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12.4 The Let Command

If you have an expression like ‘a+b^2’ on the stack and you wish to compute its value where ‘b=3’, you can simply store 3 in ‘b’ and then press = to reevaluate the formula. This has the side-effect of leaving the stored value of 3 in ‘b’ for future operations.

The s l (calc-let) command evaluates a formula under a temporary assignment of a variable. It stores the value on the top of the stack into the specified variable, then evaluates the second-to-top stack entry, then restores the original value (or lack of one) in the variable. Thus after a+b^2 <RET> 3 s l b <RET>, the stack will contain the formula ‘a + 9’. The subsequent command 5 s l a <RET> will replace this formula with the number 14. The variables ‘a’ and ‘b’ are not permanently affected in any way by these commands.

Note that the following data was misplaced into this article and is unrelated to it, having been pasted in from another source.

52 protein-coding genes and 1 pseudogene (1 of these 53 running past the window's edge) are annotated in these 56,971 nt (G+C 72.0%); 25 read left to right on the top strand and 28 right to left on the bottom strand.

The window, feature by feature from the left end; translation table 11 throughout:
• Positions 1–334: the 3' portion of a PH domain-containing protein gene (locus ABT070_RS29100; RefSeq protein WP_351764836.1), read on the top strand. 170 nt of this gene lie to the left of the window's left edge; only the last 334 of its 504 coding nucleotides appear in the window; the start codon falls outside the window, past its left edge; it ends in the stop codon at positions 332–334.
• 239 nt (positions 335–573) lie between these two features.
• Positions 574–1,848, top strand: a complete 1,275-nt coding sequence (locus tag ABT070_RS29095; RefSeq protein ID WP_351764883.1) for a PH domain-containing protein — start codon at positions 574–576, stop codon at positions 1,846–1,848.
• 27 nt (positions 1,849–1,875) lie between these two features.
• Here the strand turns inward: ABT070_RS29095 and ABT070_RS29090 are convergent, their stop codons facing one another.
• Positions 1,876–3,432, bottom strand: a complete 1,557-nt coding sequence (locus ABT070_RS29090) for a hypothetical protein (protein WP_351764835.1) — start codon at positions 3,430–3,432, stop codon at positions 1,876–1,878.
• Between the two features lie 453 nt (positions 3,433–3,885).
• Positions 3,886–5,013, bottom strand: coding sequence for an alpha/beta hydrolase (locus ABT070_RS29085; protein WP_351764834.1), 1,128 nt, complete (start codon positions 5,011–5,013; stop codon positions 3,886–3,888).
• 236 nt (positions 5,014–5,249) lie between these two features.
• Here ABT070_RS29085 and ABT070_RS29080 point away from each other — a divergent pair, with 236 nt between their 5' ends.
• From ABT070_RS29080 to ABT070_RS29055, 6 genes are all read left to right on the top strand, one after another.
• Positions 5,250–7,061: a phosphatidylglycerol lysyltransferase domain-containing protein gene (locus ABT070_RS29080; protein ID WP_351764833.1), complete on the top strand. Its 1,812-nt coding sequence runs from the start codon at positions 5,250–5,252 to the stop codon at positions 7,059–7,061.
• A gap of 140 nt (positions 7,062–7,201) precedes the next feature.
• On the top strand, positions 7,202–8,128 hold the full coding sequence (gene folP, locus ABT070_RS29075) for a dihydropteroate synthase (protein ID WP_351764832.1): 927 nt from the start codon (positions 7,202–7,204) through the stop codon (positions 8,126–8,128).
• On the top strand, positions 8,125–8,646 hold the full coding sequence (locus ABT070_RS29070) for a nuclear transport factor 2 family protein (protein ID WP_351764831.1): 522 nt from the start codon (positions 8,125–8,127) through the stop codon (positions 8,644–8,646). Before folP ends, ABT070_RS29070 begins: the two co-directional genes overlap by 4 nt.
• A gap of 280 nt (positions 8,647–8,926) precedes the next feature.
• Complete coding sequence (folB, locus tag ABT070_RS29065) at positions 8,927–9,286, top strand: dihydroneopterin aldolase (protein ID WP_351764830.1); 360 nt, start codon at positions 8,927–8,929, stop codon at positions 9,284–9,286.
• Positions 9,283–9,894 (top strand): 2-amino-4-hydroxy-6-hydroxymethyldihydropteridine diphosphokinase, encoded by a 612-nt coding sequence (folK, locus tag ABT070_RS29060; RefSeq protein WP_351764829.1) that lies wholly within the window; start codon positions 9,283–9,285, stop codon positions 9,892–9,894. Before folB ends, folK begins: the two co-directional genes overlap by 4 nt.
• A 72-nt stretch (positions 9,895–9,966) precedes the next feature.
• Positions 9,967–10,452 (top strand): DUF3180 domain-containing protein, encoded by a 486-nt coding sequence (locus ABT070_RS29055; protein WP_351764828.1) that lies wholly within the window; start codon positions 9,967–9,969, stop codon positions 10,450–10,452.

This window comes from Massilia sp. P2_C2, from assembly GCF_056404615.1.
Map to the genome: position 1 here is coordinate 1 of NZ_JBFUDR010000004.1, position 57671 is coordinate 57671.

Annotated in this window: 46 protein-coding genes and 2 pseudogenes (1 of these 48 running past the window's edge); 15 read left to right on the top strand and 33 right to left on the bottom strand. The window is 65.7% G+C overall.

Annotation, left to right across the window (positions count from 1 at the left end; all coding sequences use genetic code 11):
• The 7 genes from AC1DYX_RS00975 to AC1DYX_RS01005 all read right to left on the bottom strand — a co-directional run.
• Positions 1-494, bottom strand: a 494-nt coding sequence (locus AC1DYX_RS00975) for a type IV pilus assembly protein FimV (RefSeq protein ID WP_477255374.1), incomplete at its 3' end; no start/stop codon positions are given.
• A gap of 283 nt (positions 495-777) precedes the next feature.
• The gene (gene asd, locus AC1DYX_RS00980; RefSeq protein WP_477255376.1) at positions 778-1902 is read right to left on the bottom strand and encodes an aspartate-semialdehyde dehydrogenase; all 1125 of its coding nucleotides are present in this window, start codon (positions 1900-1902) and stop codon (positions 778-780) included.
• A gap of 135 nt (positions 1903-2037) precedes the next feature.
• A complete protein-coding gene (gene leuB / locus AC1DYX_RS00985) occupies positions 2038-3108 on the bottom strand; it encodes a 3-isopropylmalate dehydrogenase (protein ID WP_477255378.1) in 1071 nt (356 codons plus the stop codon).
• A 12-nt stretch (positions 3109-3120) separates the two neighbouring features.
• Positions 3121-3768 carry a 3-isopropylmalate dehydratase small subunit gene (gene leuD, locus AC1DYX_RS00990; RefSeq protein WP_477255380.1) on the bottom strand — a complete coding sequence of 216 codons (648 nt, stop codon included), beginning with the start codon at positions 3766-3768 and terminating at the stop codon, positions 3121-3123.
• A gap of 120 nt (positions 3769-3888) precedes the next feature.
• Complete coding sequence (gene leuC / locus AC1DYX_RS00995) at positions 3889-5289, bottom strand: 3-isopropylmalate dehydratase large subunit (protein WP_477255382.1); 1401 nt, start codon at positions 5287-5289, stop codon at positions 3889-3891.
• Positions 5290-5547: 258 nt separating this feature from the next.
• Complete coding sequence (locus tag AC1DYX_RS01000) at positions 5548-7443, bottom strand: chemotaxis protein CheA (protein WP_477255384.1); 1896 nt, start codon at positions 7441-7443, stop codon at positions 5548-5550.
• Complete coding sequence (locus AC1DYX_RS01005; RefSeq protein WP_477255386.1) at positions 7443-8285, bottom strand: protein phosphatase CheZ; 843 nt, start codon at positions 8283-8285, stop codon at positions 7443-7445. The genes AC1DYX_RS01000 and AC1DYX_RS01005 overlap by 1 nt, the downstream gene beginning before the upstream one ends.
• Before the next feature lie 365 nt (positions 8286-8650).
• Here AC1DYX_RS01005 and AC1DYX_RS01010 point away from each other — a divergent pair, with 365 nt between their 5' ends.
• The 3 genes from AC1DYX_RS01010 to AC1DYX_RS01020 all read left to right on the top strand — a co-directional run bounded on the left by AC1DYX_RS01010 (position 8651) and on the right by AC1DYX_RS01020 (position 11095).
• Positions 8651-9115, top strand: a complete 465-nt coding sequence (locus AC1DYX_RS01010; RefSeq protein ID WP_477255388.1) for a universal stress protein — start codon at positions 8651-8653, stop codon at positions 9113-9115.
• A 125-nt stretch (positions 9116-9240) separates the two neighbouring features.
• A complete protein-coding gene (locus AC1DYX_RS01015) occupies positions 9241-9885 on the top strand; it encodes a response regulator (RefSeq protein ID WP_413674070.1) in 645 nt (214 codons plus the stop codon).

The value on the top of the stack may be an equation or assignment, or a vector of equations or assignments, in which case the default will be analogous to the case of s t <RET>. See Storing Variables.

Also, you can answer the variable-name prompt with an equation or assignment: s l b=3 <RET> is the same as storing 3 on the stack and typing s l b <RET>.

The a b (calc-substitute) command is another way to substitute a variable with a value in a formula. It does an actual substitution rather than temporarily assigning the variable and evaluating. For example, letting ‘n=2’ in ‘f(n pi)’ with a b will produce ‘f(2 pi)’, whereas s l would give ‘f(6.28)’ since the evaluation step will also evaluate pi.